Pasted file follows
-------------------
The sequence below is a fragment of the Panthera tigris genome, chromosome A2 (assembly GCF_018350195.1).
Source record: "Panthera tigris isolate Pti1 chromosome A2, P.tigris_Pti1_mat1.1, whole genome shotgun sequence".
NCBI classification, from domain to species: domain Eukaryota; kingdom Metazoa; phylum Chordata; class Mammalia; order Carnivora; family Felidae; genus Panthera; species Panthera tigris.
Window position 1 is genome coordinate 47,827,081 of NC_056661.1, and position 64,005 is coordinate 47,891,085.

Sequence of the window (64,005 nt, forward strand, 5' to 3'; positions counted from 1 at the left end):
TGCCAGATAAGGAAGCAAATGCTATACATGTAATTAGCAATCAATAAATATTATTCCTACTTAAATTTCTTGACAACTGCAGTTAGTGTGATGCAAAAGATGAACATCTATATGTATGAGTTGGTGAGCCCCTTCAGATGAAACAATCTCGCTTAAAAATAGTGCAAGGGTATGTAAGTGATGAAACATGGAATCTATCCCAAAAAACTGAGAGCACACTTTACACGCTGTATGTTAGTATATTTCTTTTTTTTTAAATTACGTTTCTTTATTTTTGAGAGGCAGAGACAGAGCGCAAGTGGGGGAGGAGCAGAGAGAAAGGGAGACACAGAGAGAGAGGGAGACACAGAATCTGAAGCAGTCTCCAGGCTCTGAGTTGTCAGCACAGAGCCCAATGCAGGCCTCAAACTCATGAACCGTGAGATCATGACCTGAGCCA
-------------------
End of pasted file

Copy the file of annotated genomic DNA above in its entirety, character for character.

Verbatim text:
The sequence below is a fragment of the Panthera tigris genome, chromosome A2 (assembly GCF_018350195.1).
Source record: "Panthera tigris isolate Pti1 chromosome A2, P.tigris_Pti1_mat1.1, whole genome shotgun sequence".
NCBI classification, from domain to species: domain Eukaryota; kingdom Metazoa; phylum Chordata; class Mammalia; order Carnivora; family Felidae; genus Panthera; species Panthera tigris.
Window position 1 is genome coordinate 47,827,081 of NC_056661.1, and position 64,005 is coordinate 47,891,085.

Sequence of the window (64,005 nt, forward strand, 5' to 3'; positions counted from 1 at the left end):
TGCCAGATAAGGAAGCAAATGCTATACATGTAATTAGCAATCAATAAATATTATTCCTACTTAAATTTCTTGACAACTGCAGTTAGTGTGATGCAAAAGATGAACATCTATATGTATGAGTTGGTGAGCCCCTTCAGATGAAACAATCTCGCTTAAAAATAGTGCAAGGGTATGTAAGTGATGAAACATGGAATCTATCCCAAAAAACTGAGAGCACACTTTACACGCTGTATGTTAGTATATTTCTTTTTTTTTAAATTACGTTTCTTTATTTTTGAGAGGCAGAGACAGAGCGCAAGTGGGGGAGGAGCAGAGAGAAAGGGAGACACAGAGAGAGAGGGAGACACAGAATCTGAAGCAGTCTCCAGGCTCTGAGTTGTCAGCACAGAGCCCAATGCAGGCCTCAAACTCATGAACCGTGAGATCATGACCTGAGCCA